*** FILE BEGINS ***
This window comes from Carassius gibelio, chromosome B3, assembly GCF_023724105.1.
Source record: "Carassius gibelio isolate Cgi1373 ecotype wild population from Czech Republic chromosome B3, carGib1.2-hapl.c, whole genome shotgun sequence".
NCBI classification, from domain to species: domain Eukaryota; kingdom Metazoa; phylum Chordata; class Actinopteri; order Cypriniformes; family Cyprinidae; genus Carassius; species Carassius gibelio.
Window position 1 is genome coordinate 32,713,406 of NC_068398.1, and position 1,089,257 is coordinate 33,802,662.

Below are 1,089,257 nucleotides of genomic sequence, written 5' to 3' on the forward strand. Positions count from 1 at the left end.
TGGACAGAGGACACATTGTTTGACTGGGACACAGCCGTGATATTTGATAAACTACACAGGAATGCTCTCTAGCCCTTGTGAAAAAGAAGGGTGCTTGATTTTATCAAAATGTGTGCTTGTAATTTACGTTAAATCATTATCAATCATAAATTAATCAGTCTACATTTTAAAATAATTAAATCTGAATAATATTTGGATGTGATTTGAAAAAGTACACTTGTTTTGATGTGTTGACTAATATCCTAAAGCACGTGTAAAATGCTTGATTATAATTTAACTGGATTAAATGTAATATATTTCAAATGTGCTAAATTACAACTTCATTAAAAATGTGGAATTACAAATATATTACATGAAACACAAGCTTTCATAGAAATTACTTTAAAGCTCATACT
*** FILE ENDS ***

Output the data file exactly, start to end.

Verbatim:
This window comes from Carassius gibelio, chromosome B3, assembly GCF_023724105.1.
Source record: "Carassius gibelio isolate Cgi1373 ecotype wild population from Czech Republic chromosome B3, carGib1.2-hapl.c, whole genome shotgun sequence".
NCBI classification, from domain to species: domain Eukaryota; kingdom Metazoa; phylum Chordata; class Actinopteri; order Cypriniformes; family Cyprinidae; genus Carassius; species Carassius gibelio.
Window position 1 is genome coordinate 32,713,406 of NC_068398.1, and position 1,089,257 is coordinate 33,802,662.

Below are 1,089,257 nucleotides of genomic sequence, written 5' to 3' on the forward strand. Positions count from 1 at the left end.
TGGACAGAGGACACATTGTTTGACTGGGACACAGCCGTGATATTTGATAAACTACACAGGAATGCTCTCTAGCCCTTGTGAAAAAGAAGGGTGCTTGATTTTATCAAAATGTGTGCTTGTAATTTACGTTAAATCATTATCAATCATAAATTAATCAGTCTACATTTTAAAATAATTAAATCTGAATAATATTTGGATGTGATTTGAAAAAGTACACTTGTTTTGATGTGTTGACTAATATCCTAAAGCACGTGTAAAATGCTTGATTATAATTTAACTGGATTAAATGTAATATATTTCAAATGTGCTAAATTACAACTTCATTAAAAATGTGGAATTACAAATATATTACATGAAACACAAGCTTTCATAGAAATTACTTTAAAGCTCATACT